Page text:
Any day now, Tesla Inc. will start production at its Austin-area electric vehicle factory. It will be a major milestone for the company, with analysts calling it critical to meeting the ambitious goals of CEO Elon Musk.
The factory could also have a much larger economic impact in the Austin region than originally announced, according to Musk.
In a Dec. 16 exchange on Twitter, in response to criticism about public incentives for the plant, Musk said the factory will be a $10 billion-plus investment “over time,” and will create at least 20,000 direct jobs and 100,000 indirect jobs.
While it’s not clear if those plans will come to fruition, that could make Tesla (Nasdaq: TSLA) one of the largest or perhaps even the largest private-sector employer in the Austin area. As of July, grocery chain H-E-B LP ranked No. 1 in Austin Business Journal records with about 19,000 workers.
It is uncommon for Musk, the richest person in the world, or Tesla to divulge many details about future plans. But his latest prediction bolsters the case that the Austin area will play a key role in the future of Tesla.
Analysts who cover Tesla point to the factory east of Austin as critical to the company’s production plans.
“It’s a linchpin to its capacity buildout,” said Dan Ives, managing director and senior equity analyst at Los Angeles-based Wedbush Securities Inc. “We view the Austin buildout as the most strategic endeavor for Musk & Co. in the last five years.”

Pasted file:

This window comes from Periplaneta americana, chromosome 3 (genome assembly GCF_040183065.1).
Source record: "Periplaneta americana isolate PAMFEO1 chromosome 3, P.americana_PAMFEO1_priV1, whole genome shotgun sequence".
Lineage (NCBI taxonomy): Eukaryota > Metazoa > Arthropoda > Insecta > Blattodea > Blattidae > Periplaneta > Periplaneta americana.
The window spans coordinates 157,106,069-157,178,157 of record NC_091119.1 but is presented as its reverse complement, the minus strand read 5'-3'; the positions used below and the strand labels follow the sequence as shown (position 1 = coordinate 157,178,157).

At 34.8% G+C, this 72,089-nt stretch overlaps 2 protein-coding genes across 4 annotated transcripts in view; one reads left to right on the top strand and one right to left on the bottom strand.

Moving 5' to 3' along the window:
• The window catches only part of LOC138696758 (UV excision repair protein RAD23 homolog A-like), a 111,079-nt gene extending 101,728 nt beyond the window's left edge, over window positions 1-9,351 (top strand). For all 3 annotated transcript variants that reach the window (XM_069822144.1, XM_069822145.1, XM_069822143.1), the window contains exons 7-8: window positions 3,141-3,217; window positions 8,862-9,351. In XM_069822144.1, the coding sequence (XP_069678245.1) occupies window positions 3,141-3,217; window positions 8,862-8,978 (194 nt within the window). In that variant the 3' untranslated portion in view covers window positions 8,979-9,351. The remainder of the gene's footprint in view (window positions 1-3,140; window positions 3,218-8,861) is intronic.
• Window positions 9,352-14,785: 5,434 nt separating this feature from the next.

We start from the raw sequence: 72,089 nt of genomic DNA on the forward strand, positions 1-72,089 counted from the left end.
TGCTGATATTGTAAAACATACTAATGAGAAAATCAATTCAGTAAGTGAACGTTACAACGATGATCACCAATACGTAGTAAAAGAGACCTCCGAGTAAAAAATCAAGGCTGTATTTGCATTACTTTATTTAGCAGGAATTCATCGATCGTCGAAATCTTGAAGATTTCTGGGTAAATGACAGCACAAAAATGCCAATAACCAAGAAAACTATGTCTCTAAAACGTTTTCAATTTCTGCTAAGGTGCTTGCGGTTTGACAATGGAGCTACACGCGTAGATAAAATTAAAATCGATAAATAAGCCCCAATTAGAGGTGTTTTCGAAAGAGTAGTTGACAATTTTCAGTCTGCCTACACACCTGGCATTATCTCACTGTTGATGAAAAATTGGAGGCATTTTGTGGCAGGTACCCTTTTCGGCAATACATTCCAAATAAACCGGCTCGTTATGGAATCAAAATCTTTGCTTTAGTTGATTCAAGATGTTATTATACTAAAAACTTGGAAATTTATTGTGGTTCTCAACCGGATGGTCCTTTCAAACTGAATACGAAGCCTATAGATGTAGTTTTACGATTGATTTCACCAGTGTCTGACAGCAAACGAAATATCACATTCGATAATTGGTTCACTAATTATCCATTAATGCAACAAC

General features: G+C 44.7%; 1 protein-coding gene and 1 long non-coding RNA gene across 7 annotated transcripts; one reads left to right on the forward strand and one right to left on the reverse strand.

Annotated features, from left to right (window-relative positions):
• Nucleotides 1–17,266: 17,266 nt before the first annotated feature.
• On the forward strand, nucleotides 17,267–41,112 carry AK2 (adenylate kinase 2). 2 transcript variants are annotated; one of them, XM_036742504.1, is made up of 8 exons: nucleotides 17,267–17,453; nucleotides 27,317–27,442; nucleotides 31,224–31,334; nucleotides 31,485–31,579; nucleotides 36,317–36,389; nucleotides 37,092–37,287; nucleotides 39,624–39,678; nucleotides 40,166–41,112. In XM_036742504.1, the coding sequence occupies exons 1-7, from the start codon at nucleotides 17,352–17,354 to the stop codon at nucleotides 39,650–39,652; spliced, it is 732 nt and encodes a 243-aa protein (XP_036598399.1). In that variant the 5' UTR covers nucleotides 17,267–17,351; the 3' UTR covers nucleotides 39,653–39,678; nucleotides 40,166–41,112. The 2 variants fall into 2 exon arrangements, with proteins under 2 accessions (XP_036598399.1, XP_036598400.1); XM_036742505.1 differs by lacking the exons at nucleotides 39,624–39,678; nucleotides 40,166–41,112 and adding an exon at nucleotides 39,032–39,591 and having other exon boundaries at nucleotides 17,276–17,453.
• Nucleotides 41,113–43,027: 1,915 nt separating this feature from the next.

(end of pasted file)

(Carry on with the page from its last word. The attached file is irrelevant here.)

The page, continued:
When Tesla announced in summer 2020 that it would build the plant in eastern Travis County, the facility was pegged as a $1.1 billion investment that would create around 5,000 jobs. Earlier this year, Musk said at least 10,000 workers would be needed by the end of 2022. Tesla intends to produce its Cybertruck, Model 3, Model Y SUV and Semi tractor-trailer at the factory.
Tesla also recently relocated its corporate headquarters to Austin, and Musk’s other startups such as tunneling company The Boring Company and brain implant startup Neuralink Corp. continue to build out in the region.
Ives, a Wall Street analyst for two decades and frequent guest on CNBC’s “Squawk Box,” said Austin is the “epicenter for Tesla” because of its HQ move and new factory.
“We believe Austin will be the core production artery for Tesla by 2023 and at scale we expect Tesla to hire another [3,000] at the Austin factory,” Ives said, prior to Musk’s recent Twitter post.
Musk confirmed during a recent interview with The Wall Street Journal that the factory was nearing completion. The company appears to have recently undergone a hiring surge. Just a few weeks ago, the company had more than 400 jobs posted on its website. By publication time, that had fallen to 167.
Seth Goldstein, a Morningstar Inc. senior equity analyst who covers Tesla, said that likely means the factory will begin production soon. But he added that it generally takes a couple of years for factories to near full production capacity.
“I would expect production to ramp up slowly over several years to the 500,000 [vehicle] per year level, in line with the initial capacity of the Fremont and Shanghai factories,” Goldstein said.
During the third quarter, Tesla delivered 241,300 vehicles, which topped expectations that the company would deliver closer to 220,900, according to CNBC. Tesla executives told shareholders in October that the company expects to achieve 50% average annual growth over the next few years, and it continues to target Model Y production in Austin before the end of the year.
Ives added that the Austin-area factory should be at “significant scale” by June 2022. That would be almost two years after Tesla announced it would build in eastern Travis County.
Tesla did not return requests for comment.
Tesla shares closed Dec. 16 at $926.92, up about 38% in the past six months. With a market capitalization of about $931 billion, Tesla is worth more than any other carmaker in the world. It had 70,757 employees worldwide at the end of 2020, according to its annual report filed with the U.S. Securities and Exchange Commission.
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